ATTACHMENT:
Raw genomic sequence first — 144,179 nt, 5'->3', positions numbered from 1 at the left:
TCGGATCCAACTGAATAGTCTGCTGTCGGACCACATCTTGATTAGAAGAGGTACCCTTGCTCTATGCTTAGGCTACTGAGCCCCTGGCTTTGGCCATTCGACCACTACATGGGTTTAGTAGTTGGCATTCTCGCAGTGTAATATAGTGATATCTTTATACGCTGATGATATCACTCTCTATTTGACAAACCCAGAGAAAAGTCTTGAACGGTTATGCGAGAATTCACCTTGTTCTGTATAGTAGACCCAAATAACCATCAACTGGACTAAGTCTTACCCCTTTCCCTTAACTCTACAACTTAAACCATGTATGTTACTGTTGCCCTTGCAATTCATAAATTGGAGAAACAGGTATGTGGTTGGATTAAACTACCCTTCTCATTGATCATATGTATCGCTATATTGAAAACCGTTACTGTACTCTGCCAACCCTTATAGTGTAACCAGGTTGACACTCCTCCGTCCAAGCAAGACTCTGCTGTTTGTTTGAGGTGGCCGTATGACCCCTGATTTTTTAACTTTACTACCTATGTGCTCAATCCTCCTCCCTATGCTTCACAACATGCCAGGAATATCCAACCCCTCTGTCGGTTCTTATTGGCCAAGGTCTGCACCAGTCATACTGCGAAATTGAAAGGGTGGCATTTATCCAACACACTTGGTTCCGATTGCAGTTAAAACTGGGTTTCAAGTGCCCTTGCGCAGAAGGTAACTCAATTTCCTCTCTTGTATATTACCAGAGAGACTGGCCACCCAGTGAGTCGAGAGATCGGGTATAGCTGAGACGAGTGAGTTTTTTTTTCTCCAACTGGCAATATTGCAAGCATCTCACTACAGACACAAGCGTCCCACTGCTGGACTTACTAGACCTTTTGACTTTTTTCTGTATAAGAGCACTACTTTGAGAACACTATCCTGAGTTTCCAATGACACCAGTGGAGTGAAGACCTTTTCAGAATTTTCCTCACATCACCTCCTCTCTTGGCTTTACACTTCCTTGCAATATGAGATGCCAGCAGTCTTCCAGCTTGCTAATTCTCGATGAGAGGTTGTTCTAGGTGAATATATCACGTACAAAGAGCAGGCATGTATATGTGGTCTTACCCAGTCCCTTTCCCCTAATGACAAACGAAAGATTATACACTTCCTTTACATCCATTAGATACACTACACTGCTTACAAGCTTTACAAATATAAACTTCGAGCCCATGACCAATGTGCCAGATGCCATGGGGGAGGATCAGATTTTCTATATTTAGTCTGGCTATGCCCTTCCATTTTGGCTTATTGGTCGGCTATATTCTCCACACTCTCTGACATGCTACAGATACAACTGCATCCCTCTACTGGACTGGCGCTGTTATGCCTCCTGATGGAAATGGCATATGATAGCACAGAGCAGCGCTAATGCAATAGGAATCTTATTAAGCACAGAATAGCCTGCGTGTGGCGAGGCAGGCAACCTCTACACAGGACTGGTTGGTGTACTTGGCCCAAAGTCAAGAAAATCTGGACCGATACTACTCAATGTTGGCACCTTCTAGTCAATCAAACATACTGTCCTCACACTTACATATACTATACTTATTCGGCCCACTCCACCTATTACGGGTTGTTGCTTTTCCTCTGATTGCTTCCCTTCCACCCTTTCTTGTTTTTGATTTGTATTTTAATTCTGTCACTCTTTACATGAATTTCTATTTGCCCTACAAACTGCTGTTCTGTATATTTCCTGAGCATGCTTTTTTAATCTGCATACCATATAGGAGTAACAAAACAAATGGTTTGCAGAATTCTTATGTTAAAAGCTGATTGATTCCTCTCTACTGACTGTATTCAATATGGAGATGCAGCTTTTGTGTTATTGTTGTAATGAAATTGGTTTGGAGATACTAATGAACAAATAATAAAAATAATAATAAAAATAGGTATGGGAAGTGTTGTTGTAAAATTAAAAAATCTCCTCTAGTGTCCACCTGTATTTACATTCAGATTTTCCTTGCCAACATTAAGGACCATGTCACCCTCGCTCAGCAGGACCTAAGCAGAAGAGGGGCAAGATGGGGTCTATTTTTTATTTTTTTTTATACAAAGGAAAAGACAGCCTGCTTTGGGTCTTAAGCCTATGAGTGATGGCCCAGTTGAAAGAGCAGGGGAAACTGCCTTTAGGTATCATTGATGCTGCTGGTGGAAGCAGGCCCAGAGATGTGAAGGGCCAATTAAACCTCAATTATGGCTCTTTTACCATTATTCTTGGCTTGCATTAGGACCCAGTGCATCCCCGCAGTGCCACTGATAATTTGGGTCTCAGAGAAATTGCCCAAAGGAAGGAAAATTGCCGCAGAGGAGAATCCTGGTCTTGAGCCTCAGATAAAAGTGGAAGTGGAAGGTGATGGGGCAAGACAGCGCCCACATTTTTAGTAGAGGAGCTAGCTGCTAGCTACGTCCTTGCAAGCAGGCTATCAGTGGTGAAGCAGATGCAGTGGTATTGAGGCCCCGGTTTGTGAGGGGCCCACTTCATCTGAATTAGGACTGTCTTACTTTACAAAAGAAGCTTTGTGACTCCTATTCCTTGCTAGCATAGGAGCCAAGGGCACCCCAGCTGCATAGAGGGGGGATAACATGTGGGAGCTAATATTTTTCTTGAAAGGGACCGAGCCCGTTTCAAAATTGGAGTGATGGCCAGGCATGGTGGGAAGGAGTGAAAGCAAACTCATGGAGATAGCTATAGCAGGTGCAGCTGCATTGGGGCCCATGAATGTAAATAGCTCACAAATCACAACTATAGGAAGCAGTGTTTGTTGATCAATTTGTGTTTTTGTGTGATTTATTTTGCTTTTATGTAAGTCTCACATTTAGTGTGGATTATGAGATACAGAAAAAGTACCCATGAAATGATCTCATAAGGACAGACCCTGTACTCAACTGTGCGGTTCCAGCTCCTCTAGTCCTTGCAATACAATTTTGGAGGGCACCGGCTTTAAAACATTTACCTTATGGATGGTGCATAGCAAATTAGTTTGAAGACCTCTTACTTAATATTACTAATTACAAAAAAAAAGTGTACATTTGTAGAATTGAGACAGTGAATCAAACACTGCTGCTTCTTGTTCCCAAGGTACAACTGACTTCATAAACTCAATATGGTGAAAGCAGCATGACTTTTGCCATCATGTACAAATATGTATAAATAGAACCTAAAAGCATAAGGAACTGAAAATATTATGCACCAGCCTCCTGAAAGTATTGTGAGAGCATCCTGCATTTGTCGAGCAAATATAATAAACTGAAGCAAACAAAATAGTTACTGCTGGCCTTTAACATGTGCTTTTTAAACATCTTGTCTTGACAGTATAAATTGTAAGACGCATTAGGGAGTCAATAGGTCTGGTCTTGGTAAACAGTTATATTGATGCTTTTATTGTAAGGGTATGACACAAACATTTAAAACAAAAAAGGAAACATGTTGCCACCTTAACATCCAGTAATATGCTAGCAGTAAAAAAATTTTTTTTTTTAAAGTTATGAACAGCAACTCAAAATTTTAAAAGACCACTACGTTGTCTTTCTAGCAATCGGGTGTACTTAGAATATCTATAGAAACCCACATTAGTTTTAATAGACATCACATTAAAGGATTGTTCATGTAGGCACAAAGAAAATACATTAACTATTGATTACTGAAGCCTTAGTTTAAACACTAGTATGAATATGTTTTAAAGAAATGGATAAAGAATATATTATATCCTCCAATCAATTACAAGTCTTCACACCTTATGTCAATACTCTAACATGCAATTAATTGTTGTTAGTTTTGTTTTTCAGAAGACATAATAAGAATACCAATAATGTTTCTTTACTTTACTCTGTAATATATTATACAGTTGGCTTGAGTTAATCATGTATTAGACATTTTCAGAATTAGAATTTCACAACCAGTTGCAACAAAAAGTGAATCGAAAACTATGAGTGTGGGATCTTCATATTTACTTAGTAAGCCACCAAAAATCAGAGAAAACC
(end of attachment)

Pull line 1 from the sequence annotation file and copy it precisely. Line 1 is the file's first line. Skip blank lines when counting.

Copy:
Raw genomic sequence first — 144,179 nt, 5'->3', positions numbered from 1 at the left: